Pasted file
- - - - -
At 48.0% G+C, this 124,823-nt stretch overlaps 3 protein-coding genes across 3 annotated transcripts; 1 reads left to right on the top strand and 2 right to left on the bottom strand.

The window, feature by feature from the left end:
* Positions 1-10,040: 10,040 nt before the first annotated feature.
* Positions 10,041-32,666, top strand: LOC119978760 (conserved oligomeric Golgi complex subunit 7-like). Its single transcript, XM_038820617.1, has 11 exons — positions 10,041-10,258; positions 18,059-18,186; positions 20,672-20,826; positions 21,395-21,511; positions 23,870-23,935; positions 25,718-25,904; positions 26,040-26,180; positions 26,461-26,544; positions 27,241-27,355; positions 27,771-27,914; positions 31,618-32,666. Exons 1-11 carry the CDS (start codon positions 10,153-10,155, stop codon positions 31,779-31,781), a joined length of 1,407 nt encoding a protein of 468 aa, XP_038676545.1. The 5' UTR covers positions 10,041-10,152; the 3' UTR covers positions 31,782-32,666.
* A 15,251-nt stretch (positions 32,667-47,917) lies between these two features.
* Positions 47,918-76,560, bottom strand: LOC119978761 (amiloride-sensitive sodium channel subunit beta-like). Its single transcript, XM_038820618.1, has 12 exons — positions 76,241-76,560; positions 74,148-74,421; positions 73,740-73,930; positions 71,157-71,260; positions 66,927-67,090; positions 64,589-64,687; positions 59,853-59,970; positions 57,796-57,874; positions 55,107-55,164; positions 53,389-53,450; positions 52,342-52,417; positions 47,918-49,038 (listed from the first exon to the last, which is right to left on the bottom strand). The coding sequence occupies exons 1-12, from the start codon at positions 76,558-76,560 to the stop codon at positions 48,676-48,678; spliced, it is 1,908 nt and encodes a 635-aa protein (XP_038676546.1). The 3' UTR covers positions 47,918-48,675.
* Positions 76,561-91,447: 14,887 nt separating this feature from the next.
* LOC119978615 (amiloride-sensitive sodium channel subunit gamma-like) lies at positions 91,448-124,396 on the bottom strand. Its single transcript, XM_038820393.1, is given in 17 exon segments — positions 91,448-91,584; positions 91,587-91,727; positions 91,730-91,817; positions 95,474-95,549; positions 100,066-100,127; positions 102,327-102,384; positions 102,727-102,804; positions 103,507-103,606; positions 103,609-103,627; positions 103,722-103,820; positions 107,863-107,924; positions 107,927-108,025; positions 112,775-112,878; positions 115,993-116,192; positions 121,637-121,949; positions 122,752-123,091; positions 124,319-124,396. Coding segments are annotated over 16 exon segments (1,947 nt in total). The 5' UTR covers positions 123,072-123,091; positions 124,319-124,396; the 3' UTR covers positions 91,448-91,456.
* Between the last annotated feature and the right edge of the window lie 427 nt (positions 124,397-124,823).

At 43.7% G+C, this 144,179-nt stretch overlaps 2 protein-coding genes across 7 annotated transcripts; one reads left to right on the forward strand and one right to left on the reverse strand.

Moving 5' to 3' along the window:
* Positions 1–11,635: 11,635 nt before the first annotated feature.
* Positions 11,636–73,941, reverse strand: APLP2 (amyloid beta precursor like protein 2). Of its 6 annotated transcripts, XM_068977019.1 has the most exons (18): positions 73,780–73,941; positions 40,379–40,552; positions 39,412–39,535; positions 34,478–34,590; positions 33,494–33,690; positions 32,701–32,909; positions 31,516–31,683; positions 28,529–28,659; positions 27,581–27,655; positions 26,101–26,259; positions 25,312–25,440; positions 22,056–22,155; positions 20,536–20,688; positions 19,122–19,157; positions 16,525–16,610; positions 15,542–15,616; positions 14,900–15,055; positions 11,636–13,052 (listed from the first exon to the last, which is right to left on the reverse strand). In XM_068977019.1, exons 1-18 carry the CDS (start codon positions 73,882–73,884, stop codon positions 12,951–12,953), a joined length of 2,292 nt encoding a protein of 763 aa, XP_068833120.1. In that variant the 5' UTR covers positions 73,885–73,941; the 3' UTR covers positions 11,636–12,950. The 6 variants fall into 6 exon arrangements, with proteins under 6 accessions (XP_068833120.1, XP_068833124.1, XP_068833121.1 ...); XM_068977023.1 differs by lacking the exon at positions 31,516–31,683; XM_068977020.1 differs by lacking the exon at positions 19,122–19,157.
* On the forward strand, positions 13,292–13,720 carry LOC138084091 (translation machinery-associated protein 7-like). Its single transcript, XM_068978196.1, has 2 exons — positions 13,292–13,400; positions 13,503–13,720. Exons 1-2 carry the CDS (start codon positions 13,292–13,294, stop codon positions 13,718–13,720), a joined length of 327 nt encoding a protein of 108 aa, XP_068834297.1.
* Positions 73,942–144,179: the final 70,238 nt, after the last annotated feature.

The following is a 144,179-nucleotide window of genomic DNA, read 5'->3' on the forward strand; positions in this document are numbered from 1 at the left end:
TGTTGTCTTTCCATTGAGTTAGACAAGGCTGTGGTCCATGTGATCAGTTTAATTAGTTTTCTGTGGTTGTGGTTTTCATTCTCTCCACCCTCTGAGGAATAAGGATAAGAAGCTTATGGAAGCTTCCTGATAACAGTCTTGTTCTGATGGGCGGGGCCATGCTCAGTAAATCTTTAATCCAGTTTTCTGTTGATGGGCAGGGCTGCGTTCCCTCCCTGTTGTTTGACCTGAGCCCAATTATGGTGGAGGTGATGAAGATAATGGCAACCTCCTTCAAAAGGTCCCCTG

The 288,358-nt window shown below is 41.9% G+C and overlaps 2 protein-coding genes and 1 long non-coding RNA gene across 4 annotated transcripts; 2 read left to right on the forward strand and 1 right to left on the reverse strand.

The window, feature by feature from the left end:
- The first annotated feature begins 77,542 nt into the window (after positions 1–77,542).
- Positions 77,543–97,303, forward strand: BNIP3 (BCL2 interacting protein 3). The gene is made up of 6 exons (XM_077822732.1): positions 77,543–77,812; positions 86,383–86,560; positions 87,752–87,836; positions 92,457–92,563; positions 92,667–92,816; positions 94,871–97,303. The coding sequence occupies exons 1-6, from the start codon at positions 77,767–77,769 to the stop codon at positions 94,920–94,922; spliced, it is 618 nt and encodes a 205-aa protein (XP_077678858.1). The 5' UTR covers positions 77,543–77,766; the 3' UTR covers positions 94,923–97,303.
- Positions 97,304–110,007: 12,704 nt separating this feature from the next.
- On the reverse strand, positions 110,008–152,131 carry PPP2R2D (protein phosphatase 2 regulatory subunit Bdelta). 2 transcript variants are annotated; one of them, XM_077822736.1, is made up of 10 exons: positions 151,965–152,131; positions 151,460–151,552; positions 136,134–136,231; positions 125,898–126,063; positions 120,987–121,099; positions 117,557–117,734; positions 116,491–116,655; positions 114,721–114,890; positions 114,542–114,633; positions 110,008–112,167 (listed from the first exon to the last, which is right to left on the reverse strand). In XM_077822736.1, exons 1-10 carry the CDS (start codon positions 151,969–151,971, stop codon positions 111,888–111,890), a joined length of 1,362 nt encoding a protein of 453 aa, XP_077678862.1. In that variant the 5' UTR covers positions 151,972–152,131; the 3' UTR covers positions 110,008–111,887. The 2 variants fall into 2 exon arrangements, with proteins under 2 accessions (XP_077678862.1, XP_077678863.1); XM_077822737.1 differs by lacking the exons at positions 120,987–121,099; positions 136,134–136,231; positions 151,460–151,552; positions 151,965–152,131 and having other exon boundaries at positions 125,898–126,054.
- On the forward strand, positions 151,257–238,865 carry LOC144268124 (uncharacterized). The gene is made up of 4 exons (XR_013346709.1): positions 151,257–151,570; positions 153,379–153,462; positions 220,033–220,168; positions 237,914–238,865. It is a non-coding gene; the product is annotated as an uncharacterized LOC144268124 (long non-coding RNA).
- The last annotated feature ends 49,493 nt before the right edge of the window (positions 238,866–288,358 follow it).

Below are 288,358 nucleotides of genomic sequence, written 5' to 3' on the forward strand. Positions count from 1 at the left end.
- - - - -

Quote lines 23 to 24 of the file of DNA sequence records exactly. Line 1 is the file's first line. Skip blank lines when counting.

- On the reverse strand, positions 110,008–152,131 carry PPP2R2D (protein phosphatase 2 regulatory subunit Bdelta). 2 transcript variants are annotated; one of them, XM_077822736.1, is made up of 10 exons: positions 151,965–152,131; positions 151,460–151,552; positions 136,134–136,231; positions 125,898–126,063; positions 120,987–121,099; positions 117,557–117,734; positions 116,491–116,655; positions 114,721–114,890; positions 114,542–114,633; positions 110,008–112,167 (listed from the first exon to the last, which is right to left on the reverse strand). In XM_077822736.1, exons 1-10 carry the CDS (start codon positions 151,969–151,971, stop codon positions 111,888–111,890), a joined length of 1,362 nt encoding a protein of 453 aa, XP_077678862.1. In that variant the 5' UTR covers positions 151,972–152,131; the 3' UTR covers positions 110,008–111,887. The 2 variants fall into 2 exon arrangements, with proteins under 2 accessions (XP_077678862.1, XP_077678863.1); XM_077822737.1 differs by lacking the exons at positions 120,987–121,099; positions 136,134–136,231; positions 151,460–151,552; positions 151,965–152,131 and having other exon boundaries at positions 125,898–126,054.
- On the forward strand, positions 151,257–238,865 carry LOC144268124 (uncharacterized). The gene is made up of 4 exons (XR_013346709.1): positions 151,257–151,570; positions 153,379–153,462; positions 220,033–220,168; positions 237,914–238,865. It is a non-coding gene; the product is annotated as an uncharacterized LOC144268124 (long non-coding RNA).